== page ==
I’ve no desire to be one of those desperate writers carrying around their Moleskine books, writing furtively while waiting at the doctor’s office or in a restaurant. I don’t want to fret about being rejected like one of the writers I knew from a local writing group. You like it? OK. You don’t like it? OK too. I can’t please everyone.
I went to a writer’s workshop in October, 2016, hoping to get a sense that people outside of my circle would find my stuff interesting, intriguing and, most of all, worth publishing. Why? Because I’ve been reading writing magazines for several years trying to figure out what attracts publishers. I read some of their recommendations and thought, “This stuff is crap. What the hell did they see in this?” Weeks after I couldn’t give you a summary of any of those books if my life depended on it.
So, I ask, “What do readers and publishers/editors want to read and am I writing that kind of stuff?”
I may never get a satisfactory answer as writing is highly subjective. I write best when I have something to say. I don’t write when there’s nothing about which to write, but that isn’t good if I want to create a “platform,” a term than makes me cringe. If I want mental exercise (read: procrastinate), I’ll play my Kindle game, play the piano, shuffle the pile of paper on my desk, or take my faithful furry companion for a walk. Maybe some idea will rear its ugly head, like this narrative or why is my desk never cleared.
My greatest struggle is just writing sometimes for no reason at all.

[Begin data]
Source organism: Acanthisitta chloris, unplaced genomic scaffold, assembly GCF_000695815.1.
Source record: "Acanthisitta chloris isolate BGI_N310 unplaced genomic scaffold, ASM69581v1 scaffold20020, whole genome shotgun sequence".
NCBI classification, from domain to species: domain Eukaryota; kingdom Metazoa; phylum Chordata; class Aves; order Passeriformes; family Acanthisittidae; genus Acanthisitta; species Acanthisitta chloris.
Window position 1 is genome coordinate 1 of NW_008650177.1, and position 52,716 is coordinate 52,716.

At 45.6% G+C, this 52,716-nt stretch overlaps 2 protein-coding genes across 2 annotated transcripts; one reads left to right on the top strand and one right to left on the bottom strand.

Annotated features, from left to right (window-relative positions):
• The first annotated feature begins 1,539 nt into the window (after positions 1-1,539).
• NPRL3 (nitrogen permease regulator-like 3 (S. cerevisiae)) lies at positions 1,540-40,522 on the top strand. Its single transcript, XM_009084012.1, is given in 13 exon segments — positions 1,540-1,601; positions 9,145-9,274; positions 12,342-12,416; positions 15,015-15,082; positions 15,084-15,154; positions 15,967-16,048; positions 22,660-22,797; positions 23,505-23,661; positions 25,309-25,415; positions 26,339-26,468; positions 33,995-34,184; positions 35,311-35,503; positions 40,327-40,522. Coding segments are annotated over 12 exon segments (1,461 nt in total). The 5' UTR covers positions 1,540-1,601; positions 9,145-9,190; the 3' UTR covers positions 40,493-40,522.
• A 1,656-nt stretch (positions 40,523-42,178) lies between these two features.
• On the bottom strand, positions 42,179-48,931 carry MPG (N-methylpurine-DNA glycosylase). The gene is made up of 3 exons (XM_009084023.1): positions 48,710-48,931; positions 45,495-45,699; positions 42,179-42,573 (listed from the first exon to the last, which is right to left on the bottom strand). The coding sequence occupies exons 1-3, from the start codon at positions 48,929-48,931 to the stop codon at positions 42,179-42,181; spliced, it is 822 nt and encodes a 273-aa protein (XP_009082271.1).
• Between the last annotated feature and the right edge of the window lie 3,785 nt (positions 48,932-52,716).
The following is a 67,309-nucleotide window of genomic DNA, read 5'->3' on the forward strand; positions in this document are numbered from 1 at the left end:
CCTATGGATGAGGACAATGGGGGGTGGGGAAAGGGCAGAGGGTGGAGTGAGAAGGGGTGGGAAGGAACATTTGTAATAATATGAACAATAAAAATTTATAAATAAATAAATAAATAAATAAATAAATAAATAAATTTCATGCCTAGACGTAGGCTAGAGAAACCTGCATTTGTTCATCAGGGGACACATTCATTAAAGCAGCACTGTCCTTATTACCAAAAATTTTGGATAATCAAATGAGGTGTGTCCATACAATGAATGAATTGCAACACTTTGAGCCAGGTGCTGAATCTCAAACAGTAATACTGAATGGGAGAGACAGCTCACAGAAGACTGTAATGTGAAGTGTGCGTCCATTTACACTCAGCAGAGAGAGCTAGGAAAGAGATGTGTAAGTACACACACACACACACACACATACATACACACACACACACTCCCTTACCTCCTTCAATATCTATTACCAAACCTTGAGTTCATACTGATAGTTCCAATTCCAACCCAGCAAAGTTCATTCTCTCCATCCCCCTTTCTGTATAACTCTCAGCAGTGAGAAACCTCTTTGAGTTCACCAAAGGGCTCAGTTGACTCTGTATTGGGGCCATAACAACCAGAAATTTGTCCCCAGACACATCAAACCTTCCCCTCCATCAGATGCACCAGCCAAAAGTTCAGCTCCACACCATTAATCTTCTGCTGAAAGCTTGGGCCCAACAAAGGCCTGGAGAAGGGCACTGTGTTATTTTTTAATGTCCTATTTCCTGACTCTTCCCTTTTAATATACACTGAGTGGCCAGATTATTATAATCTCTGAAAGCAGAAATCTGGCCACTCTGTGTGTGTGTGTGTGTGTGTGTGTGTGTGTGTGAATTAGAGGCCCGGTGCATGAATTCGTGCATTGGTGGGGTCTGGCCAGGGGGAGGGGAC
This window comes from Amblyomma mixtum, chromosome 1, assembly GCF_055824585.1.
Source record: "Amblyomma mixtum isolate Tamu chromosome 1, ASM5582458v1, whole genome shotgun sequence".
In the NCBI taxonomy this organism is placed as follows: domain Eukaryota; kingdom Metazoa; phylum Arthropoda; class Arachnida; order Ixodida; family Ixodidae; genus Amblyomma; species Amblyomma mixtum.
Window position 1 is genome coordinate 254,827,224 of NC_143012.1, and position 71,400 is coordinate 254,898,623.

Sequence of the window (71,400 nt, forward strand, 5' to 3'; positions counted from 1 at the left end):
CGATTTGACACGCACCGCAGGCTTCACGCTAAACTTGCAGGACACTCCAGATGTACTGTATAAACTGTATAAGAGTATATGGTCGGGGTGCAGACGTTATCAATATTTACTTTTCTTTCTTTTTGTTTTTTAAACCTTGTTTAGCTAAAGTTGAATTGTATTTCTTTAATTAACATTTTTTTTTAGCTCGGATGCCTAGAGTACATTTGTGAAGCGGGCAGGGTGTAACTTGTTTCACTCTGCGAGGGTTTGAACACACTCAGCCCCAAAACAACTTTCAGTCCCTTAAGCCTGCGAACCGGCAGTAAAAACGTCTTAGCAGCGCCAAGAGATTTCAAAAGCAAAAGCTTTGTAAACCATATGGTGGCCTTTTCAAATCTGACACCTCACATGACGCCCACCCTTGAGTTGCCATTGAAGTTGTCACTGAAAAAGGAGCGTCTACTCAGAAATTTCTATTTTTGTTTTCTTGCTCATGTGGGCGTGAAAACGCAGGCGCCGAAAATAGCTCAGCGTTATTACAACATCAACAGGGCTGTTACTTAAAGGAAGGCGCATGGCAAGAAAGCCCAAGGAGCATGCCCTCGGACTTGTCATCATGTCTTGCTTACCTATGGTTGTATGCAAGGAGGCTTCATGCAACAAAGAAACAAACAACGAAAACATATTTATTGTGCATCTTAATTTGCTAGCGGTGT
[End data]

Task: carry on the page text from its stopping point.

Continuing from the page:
Mary Karr: The Liars’ Club, Cherry, and Lit. The Liars’ Club made my childhood seem positively idyllic. Despite a tumultuous life, Mary Karr is the Jesse Truesdell Peck Professor of Literature at Syracuse University.
Tom Robbins: Tibetan Peach Pie: A True Account of an Imaginative Life. A highly amusing and engaging memoir.
Tobias Wolff: This Boy’s Life. Wolff’s memoir of his adolescence with an abusive stepfather. A young Leonardo DiCaprio starred in the film version.
They write like gods!
Jim Harrison: Legends of the Fall. The first story in this trilogy, “Revenge,” is an exquisite story of love, betrayal and revenge. After reading it I was reminded of Tom Lehrer’s quip: “It’s people like this who make you realize how little you’ve accomplished.”
Hugh Howie: The Silo series (Wool, Shift, and Dust). A dystopian future in which humanity now lives in 100+ level underground silos but does not remember why. One woman is determined to find out.
Raymond Atkins: The Front Porch Prophet. A cast of quirky characters in small town Georgia augment the relationship between A. J. Longstreet and his childhood friend, Eugene Purdue, now dying of pancreatic cancer. One reviewer compared Atkins to Mark Twain.
Anything by John Sandford
Books on Writing
Stephen King: On Writing
Tracy Kidder and Richard Todd: Good Prose: The Art of Nonfiction
Brenda Miller: Tell it Slant: Writing and Shaping Creative Nonfiction
William Zinsser: On Writing Well
William Zinsser: Writing About Your Life: A Journey into the Past